Flame Queen Opal

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The Flame Queen Opal is perhaps the most famous of all opals.[1] It is the best-known example of “eye-of-opal”, an eye-like effect created when opal in-fills a cavity.[2]

The Flame Queen’s flat central raised dome flashes red or gold depending on the angle of view, and is surrounded by a band of deep blue-green, giving the stone an appearance somewhat like that of a fried egg. The Flame Queen weighs 263.18 carats (52.636 g) and is somewhat triangular in shape, measuring 7.0 x 6.3 x 1.2 centimeters (2.75 x 2.50 x .50 inches).

The Flame Queen Opal: view one
The Flame Queen Opal: view two

The Flame Queen was discovered in 1914 by three partners: Jack Philips, Walter Bradley and “Irish” Joe Hegarty, at the Bald Hill Workings, Lightning Ridge, New South Wales, Australia.

Tunneling down at around 30 feet (9.1 m) revealed no trace of the tell-tale coloring in the clay that indicates the likely presence of opal. However, despite the poor ventilation and the constant danger of tunnel collapse, Bradley and Philips wanted to continue digging. At 35 feet (11 m), Bradley’s pick found a large, black opal nodule. It was not until they reached the surface that the true nature of their find was revealed.[3]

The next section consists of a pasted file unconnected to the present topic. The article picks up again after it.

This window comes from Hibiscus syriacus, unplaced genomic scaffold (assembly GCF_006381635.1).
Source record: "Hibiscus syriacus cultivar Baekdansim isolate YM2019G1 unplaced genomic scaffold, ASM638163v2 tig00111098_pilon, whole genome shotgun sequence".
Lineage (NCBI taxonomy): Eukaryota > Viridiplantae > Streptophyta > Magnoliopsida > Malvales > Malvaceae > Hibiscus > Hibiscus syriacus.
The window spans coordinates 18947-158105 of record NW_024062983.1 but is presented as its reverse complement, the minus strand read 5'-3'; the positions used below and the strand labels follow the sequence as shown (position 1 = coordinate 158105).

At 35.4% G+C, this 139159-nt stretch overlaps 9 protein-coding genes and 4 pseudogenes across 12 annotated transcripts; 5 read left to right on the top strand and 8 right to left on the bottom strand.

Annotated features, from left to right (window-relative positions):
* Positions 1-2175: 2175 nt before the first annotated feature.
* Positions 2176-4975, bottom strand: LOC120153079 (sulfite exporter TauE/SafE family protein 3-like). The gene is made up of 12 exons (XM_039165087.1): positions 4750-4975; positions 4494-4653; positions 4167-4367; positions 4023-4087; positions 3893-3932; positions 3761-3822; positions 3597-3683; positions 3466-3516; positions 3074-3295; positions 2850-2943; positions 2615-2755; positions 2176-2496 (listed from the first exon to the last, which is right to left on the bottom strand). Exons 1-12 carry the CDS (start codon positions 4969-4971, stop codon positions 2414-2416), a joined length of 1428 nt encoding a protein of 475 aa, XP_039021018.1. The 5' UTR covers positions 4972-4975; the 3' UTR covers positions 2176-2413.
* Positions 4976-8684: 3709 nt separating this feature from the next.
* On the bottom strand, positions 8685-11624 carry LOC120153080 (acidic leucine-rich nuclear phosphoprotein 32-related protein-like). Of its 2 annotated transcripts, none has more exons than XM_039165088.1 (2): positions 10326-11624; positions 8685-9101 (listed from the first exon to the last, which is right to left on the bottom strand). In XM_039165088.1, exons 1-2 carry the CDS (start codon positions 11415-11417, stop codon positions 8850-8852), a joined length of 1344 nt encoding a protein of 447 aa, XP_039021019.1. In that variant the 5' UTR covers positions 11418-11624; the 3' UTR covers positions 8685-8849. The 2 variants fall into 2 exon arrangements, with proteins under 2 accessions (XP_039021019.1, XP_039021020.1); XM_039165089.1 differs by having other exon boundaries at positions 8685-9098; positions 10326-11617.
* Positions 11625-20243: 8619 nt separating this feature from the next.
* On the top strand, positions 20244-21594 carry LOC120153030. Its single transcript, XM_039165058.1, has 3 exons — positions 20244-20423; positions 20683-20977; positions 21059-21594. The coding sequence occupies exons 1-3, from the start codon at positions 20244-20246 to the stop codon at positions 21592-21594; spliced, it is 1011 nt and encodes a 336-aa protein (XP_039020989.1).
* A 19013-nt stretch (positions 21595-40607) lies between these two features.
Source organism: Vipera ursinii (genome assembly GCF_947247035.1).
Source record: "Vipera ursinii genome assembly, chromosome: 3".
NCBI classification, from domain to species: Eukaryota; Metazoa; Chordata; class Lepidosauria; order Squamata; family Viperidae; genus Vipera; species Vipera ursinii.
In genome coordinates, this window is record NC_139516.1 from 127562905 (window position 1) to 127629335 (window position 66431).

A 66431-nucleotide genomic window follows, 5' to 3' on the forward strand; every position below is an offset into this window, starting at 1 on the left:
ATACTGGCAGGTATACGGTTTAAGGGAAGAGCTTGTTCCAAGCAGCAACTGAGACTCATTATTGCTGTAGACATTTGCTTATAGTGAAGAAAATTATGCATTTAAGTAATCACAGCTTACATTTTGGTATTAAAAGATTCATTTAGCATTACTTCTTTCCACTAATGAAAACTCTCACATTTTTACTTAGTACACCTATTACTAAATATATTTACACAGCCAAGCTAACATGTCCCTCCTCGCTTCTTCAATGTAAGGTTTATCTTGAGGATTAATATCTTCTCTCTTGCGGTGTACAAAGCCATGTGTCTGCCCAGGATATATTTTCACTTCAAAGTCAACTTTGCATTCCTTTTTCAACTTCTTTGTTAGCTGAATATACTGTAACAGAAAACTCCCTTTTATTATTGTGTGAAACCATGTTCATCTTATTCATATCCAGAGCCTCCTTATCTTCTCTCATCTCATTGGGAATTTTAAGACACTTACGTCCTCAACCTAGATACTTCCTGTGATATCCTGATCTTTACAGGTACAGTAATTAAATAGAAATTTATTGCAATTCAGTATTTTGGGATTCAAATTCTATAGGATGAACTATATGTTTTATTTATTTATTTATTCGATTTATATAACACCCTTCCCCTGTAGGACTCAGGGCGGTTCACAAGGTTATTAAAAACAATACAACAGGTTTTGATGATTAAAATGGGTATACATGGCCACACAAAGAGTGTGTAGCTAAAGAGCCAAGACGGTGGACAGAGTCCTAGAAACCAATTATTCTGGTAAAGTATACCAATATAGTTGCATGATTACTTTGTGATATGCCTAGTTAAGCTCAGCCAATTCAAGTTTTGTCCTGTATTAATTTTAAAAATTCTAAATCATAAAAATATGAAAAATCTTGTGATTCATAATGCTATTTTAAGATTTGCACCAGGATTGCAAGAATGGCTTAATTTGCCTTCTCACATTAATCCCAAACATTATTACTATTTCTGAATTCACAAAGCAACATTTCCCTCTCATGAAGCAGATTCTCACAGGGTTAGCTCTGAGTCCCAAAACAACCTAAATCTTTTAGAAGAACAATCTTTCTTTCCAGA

Bradley was the most skilled lapidary, and he was entrusted to cut and polish the great stone. By this time the partners were tired and broke;[4] they sold the Flame Queen for just £93.[5]

The Flame Queen was exhibited at the Geological museum, London, in 1937 on the occasion of the Coronation of King George VI and again at the Gemological Institute, London, in 1980-81. At one time it was a part of the renowned Kelsey I. Newman Collection, and more recently the Jack Plane Collection.


  1. ^ Leechman, F: “The Opal Book”, page 198. Ure Smith, 1961
  2. ^ O’Leary, B: “Field guide to Australian Opals”. Antique Collectors Club Ltd, 1984
  3. ^ Leechman, F: "The Opal Book", page 199. Ure Smith, 1961
  4. ^ Eyles, C: “The Book of Opals”, page 95. Charles E. Tuttle Company, 1964
  5. ^ Leechman, F: “The Opal Book”, page 200. Ure Smith, 1961